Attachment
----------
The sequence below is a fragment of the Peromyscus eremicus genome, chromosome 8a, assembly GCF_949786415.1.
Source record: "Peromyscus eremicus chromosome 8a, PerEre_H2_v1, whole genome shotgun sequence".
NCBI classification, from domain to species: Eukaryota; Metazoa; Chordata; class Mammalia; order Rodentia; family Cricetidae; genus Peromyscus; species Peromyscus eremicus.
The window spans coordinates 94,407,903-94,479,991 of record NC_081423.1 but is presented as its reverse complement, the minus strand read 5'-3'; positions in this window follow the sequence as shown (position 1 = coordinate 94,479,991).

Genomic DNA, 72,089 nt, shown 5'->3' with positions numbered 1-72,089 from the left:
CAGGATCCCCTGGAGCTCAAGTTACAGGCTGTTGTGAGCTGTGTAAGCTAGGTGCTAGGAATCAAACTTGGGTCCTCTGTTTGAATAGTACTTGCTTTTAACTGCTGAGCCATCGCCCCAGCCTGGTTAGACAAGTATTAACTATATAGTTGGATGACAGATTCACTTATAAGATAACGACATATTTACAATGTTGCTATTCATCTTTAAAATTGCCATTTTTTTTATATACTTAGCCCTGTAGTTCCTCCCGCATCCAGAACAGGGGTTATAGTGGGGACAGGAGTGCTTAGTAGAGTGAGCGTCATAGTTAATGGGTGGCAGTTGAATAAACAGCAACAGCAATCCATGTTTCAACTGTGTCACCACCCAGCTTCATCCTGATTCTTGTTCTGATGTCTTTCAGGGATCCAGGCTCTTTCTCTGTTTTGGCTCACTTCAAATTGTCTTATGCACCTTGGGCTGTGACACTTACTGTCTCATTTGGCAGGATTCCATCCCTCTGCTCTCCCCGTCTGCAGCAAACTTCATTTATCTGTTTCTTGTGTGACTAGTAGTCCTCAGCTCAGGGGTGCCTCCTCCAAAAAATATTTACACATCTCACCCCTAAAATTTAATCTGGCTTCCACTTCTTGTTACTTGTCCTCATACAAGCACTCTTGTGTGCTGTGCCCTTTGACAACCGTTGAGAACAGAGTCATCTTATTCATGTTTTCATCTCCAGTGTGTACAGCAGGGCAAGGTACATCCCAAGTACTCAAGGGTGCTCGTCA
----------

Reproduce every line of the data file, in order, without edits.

The sequence below is a fragment of the Peromyscus eremicus genome, chromosome 8a, assembly GCF_949786415.1.
Source record: "Peromyscus eremicus chromosome 8a, PerEre_H2_v1, whole genome shotgun sequence".
NCBI classification, from domain to species: Eukaryota; Metazoa; Chordata; class Mammalia; order Rodentia; family Cricetidae; genus Peromyscus; species Peromyscus eremicus.
The window spans coordinates 94,407,903-94,479,991 of record NC_081423.1 but is presented as its reverse complement, the minus strand read 5'-3'; positions in this window follow the sequence as shown (position 1 = coordinate 94,479,991).

Genomic DNA, 72,089 nt, shown 5'->3' with positions numbered 1-72,089 from the left:
CAGGATCCCCTGGAGCTCAAGTTACAGGCTGTTGTGAGCTGTGTAAGCTAGGTGCTAGGAATCAAACTTGGGTCCTCTGTTTGAATAGTACTTGCTTTTAACTGCTGAGCCATCGCCCCAGCCTGGTTAGACAAGTATTAACTATATAGTTGGATGACAGATTCACTTATAAGATAACGACATATTTACAATGTTGCTATTCATCTTTAAAATTGCCATTTTTTTTATATACTTAGCCCTGTAGTTCCTCCCGCATCCAGAACAGGGGTTATAGTGGGGACAGGAGTGCTTAGTAGAGTGAGCGTCATAGTTAATGGGTGGCAGTTGAATAAACAGCAACAGCAATCCATGTTTCAACTGTGTCACCACCCAGCTTCATCCTGATTCTTGTTCTGATGTCTTTCAGGGATCCAGGCTCTTTCTCTGTTTTGGCTCACTTCAAATTGTCTTATGCACCTTGGGCTGTGACACTTACTGTCTCATTTGGCAGGATTCCATCCCTCTGCTCTCCCCGTCTGCAGCAAACTTCATTTATCTGTTTCTTGTGTGACTAGTAGTCCTCAGCTCAGGGGTGCCTCCTCCAAAAAATATTTACACATCTCACCCCTAAAATTTAATCTGGCTTCCACTTCTTGTTACTTGTCCTCATACAAGCACTCTTGTGTGCTGTGCCCTTTGACAACCGTTGAGAACAGAGTCATCTTATTCATGTTTTCATCTCCAGTGTGTACAGCAGGGCAAGGTACATCCCAAGTACTCAAGGGTGCTCGTCA